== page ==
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Origin and evolution of the slab fluids since subduction inception in the Izu-Bonin-Mariana: A comparison with the southeast Mariana fore-arc rift

Ribeiro, Julia, MacLeod, Christopher ORCID: https://orcid.org/0000-0002-0460-1626, Lissenberg, Johan ORCID: https://orcid.org/0000-0001-7774-2297, Ryan, Jeff and Macpherson, Colin 2022. Origin and evolution of the slab fluids since subduction inception in the Izu-Bonin-Mariana: A comparison with the southeast Mariana fore-arc rift. Chemical Geology 601 , 120813. 10.1016/j.chemgeo.2022.120813
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Abstract

Subduction zones have played a central role in exchanging volatiles (H2O, CO2, S, halogens) between the different Earth's reservoirs throughout its history. Fluids that are released as the subducted plates dehydrate are major agents that transfer these volatiles inside the Earth; but the origins and the compositional evolution of the slab fluids as plates begin to sink are yet to be understood. To explore processes that tool place during subduction infancy, here we examine the compositions of proto-arc magmas from the Izu-Bonin-Mariana (IBM) convergent margin that formed during subduction inception; and we compare these to a modern example of near-trench spreading in the southeast Mariana fore-arc rift (SEMFR). There is a temporal and spatial evolution in the slab fluid composition that is accompanied with a change in the fluid reservoirs, as subduction progresses. During the early stages of the subduction zone, dehydration of the serpentinized subducting mantle likely triggered dehydration and melting of the altered oceanic crust in the amphibolite facies to produce boninites. As the subduction zone matured, the volcanic arc front was displaced away from the trench. The arc magmas captured deeper slab fluids released from the subducted oceanic crust, the sediments and the underlying serpentinized mantle. Dehydration and melting of the subducted sediment became more prevalent with time and increasing slab depth (≥ 100 km) to produce arc magmas. This compositional evolution was associated with a deepening of magma generation, which is likely accompanied with the progressive serpentinization of fore-arc mantle and a slab rollback. Hence, fore-arc mantle serpentinization might have facilitated arc maturation and subduction stabilization throughout the IBM history.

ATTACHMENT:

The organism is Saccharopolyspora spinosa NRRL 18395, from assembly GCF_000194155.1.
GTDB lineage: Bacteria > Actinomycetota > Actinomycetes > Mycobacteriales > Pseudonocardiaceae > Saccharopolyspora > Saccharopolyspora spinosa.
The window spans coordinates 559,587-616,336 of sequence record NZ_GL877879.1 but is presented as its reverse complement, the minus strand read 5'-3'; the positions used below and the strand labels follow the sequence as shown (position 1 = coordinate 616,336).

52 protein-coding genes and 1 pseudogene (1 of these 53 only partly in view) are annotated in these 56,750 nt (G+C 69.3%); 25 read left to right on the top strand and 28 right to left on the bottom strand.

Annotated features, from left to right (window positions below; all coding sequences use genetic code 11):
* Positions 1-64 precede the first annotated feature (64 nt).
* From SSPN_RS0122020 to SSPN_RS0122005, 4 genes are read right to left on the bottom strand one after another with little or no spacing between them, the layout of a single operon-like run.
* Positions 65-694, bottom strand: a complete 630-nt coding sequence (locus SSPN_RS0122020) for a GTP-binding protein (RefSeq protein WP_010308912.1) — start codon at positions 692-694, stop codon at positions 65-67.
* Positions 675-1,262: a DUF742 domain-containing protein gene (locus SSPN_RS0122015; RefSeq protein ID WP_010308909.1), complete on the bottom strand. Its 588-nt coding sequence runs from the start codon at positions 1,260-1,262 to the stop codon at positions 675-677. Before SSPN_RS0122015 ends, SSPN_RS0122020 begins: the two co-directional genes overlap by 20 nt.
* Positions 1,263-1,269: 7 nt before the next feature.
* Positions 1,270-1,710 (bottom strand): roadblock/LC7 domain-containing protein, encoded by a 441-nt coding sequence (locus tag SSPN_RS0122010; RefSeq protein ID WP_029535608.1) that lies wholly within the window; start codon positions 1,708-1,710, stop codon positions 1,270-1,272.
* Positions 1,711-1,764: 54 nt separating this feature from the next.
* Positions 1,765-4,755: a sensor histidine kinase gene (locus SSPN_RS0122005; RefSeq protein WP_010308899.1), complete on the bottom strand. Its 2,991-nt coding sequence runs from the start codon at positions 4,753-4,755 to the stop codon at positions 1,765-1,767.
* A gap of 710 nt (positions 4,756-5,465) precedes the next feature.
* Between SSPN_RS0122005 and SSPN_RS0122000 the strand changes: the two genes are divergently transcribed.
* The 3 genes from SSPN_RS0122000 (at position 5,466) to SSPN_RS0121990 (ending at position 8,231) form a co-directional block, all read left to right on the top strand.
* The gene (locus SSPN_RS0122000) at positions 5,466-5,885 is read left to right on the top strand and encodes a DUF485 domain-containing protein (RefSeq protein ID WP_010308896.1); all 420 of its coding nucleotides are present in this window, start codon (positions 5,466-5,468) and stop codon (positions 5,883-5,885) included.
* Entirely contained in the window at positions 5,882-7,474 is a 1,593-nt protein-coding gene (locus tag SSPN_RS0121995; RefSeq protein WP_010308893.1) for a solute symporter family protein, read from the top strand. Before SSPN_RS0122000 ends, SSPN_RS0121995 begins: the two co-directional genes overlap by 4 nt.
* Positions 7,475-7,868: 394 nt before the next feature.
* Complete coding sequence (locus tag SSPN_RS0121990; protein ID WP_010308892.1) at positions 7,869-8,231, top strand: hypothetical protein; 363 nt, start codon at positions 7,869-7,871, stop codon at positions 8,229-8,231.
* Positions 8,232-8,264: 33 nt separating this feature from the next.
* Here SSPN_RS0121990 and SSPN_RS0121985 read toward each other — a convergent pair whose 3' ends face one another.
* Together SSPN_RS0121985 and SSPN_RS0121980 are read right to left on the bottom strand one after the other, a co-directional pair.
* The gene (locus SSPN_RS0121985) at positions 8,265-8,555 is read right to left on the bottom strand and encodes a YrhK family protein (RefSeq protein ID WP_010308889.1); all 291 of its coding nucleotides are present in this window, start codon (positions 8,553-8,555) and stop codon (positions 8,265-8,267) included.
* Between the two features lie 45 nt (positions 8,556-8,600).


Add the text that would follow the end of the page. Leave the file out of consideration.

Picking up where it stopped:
Item Type: Article
Date Type: Publication
Status: Published
Schools: Earth and Environmental Sciences
Publisher: Elsevier
ISSN: 0009-2541
Date of First Compliant Deposit: 20 September 2022
Date of Acceptance: 10 March 2022
Last Modified: 24 Nov 2022 10:18
URI: https://orca.cardiff.ac.uk/id/eprint/152735

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